Curcumin is the main biologically active phytochemical compound of the popular Indian spice Turmeric (Curcuma longa) belonging to the ZINGIBERACEAE family. Turmeric is also known as Haridra in Sanskrit, and the other common names of this extensively used magical spice are Haldi, Arishina, Manjal, and Pasupu.
Curcumin is an active component of turmeric (Curcuma longa), used as a spice and as an Ayurvedic medicine for centuries on the Indian subcontinent. Curcumin has been shown to suppress carcinogenesis of the skin, liver, lung, colon, stomach, and breast. It has also been shown to inhibit the proliferation of a wide variety of tumor cells in culture and promote apoptosis through Bid cleavage, cytochrome C release, caspase-9 activation and then caspase-3 activation. Curcumin has been shown to lower blood cholesterol, promote wound healing, prevent skin wrinkling, inhibit inflammation, suppress rheumatoid arthritis, and inhibit human immunodeficiency virus replication.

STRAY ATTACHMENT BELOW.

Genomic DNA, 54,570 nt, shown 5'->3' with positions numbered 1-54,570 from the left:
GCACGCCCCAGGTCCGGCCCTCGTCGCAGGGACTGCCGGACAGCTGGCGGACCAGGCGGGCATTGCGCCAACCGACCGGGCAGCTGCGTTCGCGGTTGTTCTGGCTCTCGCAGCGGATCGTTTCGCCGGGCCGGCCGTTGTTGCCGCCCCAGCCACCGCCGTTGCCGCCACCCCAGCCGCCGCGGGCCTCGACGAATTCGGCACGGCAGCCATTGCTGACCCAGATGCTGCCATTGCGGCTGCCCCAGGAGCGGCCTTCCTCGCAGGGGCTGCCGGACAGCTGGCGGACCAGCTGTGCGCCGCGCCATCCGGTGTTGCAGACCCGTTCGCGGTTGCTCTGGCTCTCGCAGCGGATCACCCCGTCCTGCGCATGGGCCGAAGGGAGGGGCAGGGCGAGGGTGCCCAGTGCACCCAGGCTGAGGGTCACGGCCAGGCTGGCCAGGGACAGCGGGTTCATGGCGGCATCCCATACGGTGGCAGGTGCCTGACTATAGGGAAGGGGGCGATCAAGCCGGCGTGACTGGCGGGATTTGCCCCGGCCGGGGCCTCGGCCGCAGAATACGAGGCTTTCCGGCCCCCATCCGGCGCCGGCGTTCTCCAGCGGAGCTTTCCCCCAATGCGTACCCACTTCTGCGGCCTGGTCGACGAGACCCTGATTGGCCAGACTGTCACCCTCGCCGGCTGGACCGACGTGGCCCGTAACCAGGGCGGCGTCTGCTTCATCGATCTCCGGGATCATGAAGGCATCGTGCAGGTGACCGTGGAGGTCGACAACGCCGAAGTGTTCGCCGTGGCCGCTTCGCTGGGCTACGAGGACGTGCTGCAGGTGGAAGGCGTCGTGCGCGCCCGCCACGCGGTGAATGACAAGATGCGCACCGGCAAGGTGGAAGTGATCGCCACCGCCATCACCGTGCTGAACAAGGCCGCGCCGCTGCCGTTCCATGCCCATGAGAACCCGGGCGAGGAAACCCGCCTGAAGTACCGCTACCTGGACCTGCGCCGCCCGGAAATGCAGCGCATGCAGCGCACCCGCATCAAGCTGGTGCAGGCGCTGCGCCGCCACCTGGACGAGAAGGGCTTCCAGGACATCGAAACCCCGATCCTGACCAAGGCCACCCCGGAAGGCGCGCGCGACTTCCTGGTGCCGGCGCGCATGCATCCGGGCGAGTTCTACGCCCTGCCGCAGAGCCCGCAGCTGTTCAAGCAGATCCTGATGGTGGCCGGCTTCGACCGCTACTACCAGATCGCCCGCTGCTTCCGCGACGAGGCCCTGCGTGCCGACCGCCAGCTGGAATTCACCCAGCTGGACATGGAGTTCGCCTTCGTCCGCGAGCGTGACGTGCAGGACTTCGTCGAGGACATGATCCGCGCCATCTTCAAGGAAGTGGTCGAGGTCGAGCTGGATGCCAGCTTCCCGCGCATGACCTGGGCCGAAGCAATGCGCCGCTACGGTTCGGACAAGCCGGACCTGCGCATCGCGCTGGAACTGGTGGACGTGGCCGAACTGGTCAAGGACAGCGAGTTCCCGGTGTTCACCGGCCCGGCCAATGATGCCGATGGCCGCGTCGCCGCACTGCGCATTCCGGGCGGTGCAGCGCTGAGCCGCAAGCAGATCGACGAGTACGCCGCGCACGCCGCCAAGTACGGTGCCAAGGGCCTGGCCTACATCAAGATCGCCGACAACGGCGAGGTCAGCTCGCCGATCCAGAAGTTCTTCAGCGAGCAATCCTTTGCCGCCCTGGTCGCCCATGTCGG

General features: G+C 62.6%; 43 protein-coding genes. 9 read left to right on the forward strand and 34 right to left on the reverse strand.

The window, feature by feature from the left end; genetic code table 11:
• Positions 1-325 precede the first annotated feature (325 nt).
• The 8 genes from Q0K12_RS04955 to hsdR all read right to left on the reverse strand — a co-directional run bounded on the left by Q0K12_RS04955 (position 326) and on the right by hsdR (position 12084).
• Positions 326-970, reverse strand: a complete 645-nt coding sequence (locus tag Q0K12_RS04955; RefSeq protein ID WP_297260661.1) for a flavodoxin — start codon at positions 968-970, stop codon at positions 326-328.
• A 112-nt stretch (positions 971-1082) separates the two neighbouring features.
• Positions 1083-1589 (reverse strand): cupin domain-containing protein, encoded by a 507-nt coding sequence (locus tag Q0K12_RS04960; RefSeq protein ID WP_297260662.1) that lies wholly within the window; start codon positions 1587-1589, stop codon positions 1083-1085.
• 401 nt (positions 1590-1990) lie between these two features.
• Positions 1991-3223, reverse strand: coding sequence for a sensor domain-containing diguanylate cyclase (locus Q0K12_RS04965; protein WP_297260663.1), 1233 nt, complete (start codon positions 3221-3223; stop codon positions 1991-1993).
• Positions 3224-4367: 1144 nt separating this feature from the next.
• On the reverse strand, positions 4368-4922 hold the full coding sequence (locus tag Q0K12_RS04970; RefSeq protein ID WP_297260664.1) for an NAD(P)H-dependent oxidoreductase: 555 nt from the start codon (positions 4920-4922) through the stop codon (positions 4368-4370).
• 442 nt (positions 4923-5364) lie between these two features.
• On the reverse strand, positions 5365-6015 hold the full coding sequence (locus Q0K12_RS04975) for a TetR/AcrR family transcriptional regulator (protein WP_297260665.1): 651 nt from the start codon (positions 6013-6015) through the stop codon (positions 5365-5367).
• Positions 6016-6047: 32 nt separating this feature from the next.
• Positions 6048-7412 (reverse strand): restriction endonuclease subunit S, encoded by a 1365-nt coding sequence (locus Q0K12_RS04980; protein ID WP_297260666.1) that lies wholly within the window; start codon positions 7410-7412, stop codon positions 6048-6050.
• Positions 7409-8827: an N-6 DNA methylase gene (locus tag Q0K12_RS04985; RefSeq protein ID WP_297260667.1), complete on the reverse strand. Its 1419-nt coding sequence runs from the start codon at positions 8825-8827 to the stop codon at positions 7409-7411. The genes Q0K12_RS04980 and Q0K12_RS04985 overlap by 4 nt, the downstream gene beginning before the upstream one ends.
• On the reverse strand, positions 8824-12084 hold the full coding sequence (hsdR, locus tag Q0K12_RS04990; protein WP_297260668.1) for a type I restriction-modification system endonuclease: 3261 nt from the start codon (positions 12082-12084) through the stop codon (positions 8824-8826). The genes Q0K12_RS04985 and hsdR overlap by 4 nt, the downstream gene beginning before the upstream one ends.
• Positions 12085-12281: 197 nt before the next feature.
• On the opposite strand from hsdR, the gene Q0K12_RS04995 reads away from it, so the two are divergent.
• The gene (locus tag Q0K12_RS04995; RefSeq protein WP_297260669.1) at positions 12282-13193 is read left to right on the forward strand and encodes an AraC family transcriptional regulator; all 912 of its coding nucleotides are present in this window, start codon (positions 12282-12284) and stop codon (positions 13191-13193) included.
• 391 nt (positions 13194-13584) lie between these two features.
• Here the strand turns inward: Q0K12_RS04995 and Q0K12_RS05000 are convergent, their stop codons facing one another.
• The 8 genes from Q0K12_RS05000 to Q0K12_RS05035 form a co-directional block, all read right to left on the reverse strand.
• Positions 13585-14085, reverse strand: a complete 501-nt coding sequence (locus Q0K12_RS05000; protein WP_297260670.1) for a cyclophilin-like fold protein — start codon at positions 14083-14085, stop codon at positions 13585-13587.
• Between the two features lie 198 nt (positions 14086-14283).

Curcumin mediates this wide variety of therapeutic effects through the regulation of the transcription factors nuclear factor-kappa B and activator protein, suppression of I?Ba kinase and c-jun N-terminal kinase, and inhibition of expression of cyclooxygenase 2, cyclinD1, adhesion molecules, matrix metalloproteases, inducible nitric oxide synthase, HER2, epithelial growth factor receptor, bcl-2, bcl-xl, and tumor necrosis factor. Pharmacologically, curcumin is quite safe, and doses as high as 8 g/day have been administered orally to humans with no side effects. Numerous therapeutic activities as outlined above, its pharmacological safety and its color qualifies curcumin as "Indian solid gold"
Taking the clues from the fascinating curative properties of turmeric mentioned in the books of traditional knowledge, scientists, over the world have been searching for the pharmaceutically active ingredients of turmeric. Curcumin is, one of the standardized extracts of turmeric that has been researched extensively for its disease preventing therapeutic properties.